Stamina Building Exercises

Stamina Building Exercises
Trail runners, road and mountain bicyclists, ultra-marathon runners, swimmers and other endurance athletes have developed cardiovascular systems designed to go long distances with a minimum of energy burned. With rare exceptions, these skills were not birthrights. Rather, they had to be earned through hard work, dedication and exercises designed to bolster endurance.

Distance Repeats

Running a series of set-distance repeat intervals or drills builds stamina and endurance, according to Rick Morris at He suggests taking a warm-up run and then doing either one-, two- or five-mile repeat drills. You need to know your maximum heart rate (MHR) for these drills. During your repeats, set a pace at 15 seconds per mile below your current training time. Begin to slow down 400 yards before the end of your chosen distance to cool the body down and bring your aerobic system back to a comfortable breathing level. You should be able to talk in a conversation without gasping for air. Repeat this drill four to eight times.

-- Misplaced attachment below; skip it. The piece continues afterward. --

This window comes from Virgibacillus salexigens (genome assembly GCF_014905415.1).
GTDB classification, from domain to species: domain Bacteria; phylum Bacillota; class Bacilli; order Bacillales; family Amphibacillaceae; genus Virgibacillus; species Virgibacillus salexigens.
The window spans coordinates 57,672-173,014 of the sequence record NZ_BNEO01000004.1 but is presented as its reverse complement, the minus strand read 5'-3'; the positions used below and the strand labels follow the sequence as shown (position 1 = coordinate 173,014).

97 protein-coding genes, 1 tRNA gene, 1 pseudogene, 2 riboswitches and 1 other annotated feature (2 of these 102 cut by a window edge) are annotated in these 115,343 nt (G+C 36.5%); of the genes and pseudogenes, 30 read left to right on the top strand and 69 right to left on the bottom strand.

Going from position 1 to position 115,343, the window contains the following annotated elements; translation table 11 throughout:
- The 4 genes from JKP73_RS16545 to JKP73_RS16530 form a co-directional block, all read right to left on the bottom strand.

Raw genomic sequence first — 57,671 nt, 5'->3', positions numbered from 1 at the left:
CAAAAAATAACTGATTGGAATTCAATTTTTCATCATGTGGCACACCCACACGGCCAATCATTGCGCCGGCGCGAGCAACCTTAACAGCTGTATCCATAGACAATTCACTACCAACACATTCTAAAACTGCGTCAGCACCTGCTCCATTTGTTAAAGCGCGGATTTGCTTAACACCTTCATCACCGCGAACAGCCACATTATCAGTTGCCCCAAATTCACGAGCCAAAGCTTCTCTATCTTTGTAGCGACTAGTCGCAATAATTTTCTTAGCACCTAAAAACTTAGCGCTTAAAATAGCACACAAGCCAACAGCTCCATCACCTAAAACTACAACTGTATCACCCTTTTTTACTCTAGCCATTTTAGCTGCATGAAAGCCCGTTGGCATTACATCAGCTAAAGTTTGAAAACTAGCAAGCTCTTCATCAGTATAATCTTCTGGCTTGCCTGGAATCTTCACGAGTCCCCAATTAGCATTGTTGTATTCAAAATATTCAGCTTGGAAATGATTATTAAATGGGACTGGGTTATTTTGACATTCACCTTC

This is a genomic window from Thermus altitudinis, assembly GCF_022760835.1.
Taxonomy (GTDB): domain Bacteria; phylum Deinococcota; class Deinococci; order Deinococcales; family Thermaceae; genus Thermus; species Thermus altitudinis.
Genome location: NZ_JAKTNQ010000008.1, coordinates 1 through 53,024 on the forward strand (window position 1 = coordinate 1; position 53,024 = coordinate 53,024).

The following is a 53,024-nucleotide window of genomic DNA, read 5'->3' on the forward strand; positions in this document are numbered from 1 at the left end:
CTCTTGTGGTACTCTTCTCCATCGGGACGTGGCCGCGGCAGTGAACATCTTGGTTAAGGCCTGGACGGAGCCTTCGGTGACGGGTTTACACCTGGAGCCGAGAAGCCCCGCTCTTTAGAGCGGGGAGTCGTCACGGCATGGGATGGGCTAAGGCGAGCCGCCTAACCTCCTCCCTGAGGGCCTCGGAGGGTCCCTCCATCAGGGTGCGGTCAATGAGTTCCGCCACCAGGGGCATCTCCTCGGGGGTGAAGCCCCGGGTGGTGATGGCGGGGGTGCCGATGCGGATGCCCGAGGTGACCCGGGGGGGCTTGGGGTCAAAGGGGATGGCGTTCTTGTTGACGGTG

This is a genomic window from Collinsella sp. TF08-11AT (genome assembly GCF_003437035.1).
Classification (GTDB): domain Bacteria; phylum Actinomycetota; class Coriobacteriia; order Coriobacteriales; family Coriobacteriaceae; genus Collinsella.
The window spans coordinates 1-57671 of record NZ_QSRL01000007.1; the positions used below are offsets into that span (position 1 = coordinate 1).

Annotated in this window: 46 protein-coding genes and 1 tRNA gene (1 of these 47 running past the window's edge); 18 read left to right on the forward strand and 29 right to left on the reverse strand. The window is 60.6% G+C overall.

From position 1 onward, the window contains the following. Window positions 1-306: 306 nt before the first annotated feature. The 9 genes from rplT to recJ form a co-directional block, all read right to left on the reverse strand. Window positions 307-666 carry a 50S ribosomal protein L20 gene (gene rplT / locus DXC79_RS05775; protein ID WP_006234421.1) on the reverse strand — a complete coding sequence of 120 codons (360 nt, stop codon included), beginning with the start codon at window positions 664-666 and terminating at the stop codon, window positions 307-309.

When training for endurance events, very few amateur athletes do speed work. But speed work is an essential tool for building endurance, according to Rick Morris. Take your warm-up run and begin to run a mile at your own personal 10K pace. Bring your MHR to 85% of the maximum. Bring your pace down to where you can talk without gasping for air and hold for one mile. Bring your pace back to 85% MHR and run one mile. Repeat these intervals for six circuits.

Lactate Threshold Runs

The goal of lactate threshold training is to get to a pace just below your lactate threshold---the point where you generate lactic acid in the muscles leading to fatigue and pain. Run a five-minute warm-up and "park" at a pace just under your lactate threshold. The point where you begin to feel your muscles aching is your threshold. Do not allow the pain to set in. Go to just below that point and run for two to six miles, depending on your stamina level and training experience. You should be running a pace two seconds per mile slower than your race pace.

Article Written By Eric Cedric

A former Alaskan of 20 years, Eric Cedric now resides in California. He's published in "Outside" and "Backpacker" and has written a book on life in small-town Alaska, "North by Southeast." Cedric was a professional mountain guide and backcountry expedition leader for 18 years. He worked in Russia, Iceland, Greece, Turkey and Belize. Cedric attended Syracuse University and is a private pilot.

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